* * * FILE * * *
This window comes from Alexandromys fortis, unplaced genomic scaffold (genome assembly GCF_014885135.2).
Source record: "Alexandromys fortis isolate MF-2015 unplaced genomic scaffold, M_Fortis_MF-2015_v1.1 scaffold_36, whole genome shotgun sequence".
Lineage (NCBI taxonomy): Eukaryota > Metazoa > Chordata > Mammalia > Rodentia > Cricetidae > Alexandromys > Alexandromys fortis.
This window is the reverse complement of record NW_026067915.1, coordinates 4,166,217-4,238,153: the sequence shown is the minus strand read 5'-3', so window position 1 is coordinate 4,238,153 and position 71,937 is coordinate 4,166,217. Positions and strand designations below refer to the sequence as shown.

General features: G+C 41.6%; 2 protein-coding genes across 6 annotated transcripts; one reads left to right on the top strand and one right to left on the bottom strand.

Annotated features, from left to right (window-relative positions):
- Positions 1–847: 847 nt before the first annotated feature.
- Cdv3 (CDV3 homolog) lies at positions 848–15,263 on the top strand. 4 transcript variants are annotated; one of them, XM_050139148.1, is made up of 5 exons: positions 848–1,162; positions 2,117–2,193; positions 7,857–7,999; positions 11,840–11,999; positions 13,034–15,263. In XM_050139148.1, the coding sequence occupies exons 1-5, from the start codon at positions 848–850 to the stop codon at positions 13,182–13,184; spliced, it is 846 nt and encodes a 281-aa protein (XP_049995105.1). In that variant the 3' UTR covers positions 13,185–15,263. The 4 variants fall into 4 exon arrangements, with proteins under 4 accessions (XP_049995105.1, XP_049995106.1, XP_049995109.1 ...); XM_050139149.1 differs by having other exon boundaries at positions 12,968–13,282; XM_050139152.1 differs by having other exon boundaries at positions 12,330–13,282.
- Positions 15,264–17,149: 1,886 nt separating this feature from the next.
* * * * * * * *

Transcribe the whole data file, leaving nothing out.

This window comes from Alexandromys fortis, unplaced genomic scaffold (genome assembly GCF_014885135.2).
Source record: "Alexandromys fortis isolate MF-2015 unplaced genomic scaffold, M_Fortis_MF-2015_v1.1 scaffold_36, whole genome shotgun sequence".
Lineage (NCBI taxonomy): Eukaryota > Metazoa > Chordata > Mammalia > Rodentia > Cricetidae > Alexandromys > Alexandromys fortis.
This window is the reverse complement of record NW_026067915.1, coordinates 4,166,217-4,238,153: the sequence shown is the minus strand read 5'-3', so window position 1 is coordinate 4,238,153 and position 71,937 is coordinate 4,166,217. Positions and strand designations below refer to the sequence as shown.

General features: G+C 41.6%; 2 protein-coding genes across 6 annotated transcripts; one reads left to right on the top strand and one right to left on the bottom strand.

Annotated features, from left to right (window-relative positions):
- Positions 1–847: 847 nt before the first annotated feature.
- Cdv3 (CDV3 homolog) lies at positions 848–15,263 on the top strand. 4 transcript variants are annotated; one of them, XM_050139148.1, is made up of 5 exons: positions 848–1,162; positions 2,117–2,193; positions 7,857–7,999; positions 11,840–11,999; positions 13,034–15,263. In XM_050139148.1, the coding sequence occupies exons 1-5, from the start codon at positions 848–850 to the stop codon at positions 13,182–13,184; spliced, it is 846 nt and encodes a 281-aa protein (XP_049995105.1). In that variant the 3' UTR covers positions 13,185–15,263. The 4 variants fall into 4 exon arrangements, with proteins under 4 accessions (XP_049995105.1, XP_049995106.1, XP_049995109.1 ...); XM_050139149.1 differs by having other exon boundaries at positions 12,968–13,282; XM_050139152.1 differs by having other exon boundaries at positions 12,330–13,282.
- Positions 15,264–17,149: 1,886 nt separating this feature from the next.